Half life of carbon dating
The carbon-14 undergoes radioactive decay once the plant or animal dies, and measuring the amount of carbon-14 in a sample conveys information about when the plant or animal died.
Perhaps the most widely used evidence for the theory of evolution through natural selection is the fossil record.
With our focus on one particular form of radiometric dating—carbon dating—we will see that carbon dating strongly supports a young earth.
Note that, contrary to a popular misconception, carbon dating is not used to date rocks at millions of years old.
This technique relies on the property of half-life.Let's say you found a fossil you think to be a human skeleton.The best radioactive element to use to date human fossils is Carbon-14.There are several reasons why, but the main reasons is that Carbon-14 is a naturally occurring isotope in all forms of life and its half-life is about 5730 years, so we are able to use it to date more "recent" forms of life relative to the geologic time scale.You would need to have access to scientific instruments at this point that could measure the amount of radioactivity in the sample, so off to the lab we go!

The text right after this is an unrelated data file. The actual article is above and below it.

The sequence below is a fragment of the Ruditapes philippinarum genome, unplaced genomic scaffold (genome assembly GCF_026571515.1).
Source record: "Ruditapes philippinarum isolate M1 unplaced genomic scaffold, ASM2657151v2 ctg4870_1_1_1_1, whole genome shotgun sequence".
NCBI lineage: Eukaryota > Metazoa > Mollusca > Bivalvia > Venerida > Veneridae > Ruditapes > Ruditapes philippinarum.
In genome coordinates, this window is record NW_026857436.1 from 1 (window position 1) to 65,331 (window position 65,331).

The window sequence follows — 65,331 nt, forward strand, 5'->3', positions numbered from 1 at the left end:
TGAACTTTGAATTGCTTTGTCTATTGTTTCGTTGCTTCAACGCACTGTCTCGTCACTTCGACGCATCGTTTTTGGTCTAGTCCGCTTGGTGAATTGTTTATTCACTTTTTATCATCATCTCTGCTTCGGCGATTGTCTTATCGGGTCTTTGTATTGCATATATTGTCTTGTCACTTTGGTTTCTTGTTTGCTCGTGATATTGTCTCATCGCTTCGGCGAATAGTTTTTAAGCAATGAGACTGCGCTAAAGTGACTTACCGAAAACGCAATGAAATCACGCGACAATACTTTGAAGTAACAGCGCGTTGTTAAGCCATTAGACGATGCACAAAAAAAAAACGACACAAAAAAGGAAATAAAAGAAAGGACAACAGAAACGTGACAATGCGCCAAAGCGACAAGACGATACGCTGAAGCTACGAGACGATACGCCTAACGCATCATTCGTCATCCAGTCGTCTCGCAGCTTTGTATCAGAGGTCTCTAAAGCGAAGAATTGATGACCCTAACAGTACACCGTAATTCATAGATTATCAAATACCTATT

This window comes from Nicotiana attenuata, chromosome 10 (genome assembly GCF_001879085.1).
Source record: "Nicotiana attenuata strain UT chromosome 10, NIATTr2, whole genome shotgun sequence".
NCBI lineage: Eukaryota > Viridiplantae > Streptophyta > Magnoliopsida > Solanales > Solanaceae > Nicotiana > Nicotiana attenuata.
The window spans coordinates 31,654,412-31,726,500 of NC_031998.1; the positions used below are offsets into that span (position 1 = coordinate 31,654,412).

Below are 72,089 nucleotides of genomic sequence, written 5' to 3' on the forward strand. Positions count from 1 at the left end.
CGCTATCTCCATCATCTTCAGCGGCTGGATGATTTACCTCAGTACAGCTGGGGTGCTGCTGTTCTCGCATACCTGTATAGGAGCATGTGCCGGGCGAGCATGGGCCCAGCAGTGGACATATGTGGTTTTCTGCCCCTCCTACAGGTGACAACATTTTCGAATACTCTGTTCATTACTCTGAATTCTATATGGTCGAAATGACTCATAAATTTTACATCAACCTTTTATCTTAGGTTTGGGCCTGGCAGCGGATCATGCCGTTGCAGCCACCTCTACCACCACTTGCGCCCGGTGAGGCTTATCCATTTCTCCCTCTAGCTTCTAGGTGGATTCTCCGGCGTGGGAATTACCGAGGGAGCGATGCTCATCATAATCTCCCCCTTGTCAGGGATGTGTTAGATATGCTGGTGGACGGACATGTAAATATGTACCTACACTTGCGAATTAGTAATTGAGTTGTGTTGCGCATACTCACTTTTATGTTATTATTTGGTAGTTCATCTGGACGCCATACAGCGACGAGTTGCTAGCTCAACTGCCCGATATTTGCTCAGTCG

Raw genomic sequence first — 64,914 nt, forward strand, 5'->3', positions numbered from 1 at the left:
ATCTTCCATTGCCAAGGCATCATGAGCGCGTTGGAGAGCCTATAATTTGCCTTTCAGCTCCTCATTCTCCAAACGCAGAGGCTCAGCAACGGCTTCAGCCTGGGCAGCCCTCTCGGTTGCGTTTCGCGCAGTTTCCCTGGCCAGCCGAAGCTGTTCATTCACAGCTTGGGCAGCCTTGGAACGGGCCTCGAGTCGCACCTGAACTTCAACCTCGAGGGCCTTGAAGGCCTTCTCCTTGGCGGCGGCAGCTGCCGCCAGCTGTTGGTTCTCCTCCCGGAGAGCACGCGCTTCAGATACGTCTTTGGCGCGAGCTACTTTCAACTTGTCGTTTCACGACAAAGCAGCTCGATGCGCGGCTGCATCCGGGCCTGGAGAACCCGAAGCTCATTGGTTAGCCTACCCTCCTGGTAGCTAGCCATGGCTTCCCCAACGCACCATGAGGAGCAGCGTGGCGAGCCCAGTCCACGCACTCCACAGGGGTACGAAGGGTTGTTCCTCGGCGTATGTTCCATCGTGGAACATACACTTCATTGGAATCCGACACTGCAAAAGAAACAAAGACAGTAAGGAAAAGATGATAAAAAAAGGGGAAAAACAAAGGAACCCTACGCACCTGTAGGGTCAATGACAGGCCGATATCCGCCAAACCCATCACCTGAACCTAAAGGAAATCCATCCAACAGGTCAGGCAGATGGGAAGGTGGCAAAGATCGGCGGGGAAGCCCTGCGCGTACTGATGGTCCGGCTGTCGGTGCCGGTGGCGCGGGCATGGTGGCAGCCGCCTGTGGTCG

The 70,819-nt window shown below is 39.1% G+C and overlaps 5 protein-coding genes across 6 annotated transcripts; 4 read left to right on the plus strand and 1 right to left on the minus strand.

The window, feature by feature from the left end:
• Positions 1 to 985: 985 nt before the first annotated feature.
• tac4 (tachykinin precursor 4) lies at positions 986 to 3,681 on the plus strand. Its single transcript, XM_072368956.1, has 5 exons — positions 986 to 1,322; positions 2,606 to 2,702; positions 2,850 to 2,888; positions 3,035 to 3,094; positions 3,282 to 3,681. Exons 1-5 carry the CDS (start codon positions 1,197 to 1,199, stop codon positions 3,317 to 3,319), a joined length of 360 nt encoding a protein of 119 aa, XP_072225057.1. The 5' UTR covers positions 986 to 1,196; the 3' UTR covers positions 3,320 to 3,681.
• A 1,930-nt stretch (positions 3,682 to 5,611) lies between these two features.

Half-life is defined as the time it takes for one-half of a radioactive element to decay into a daughter isotope.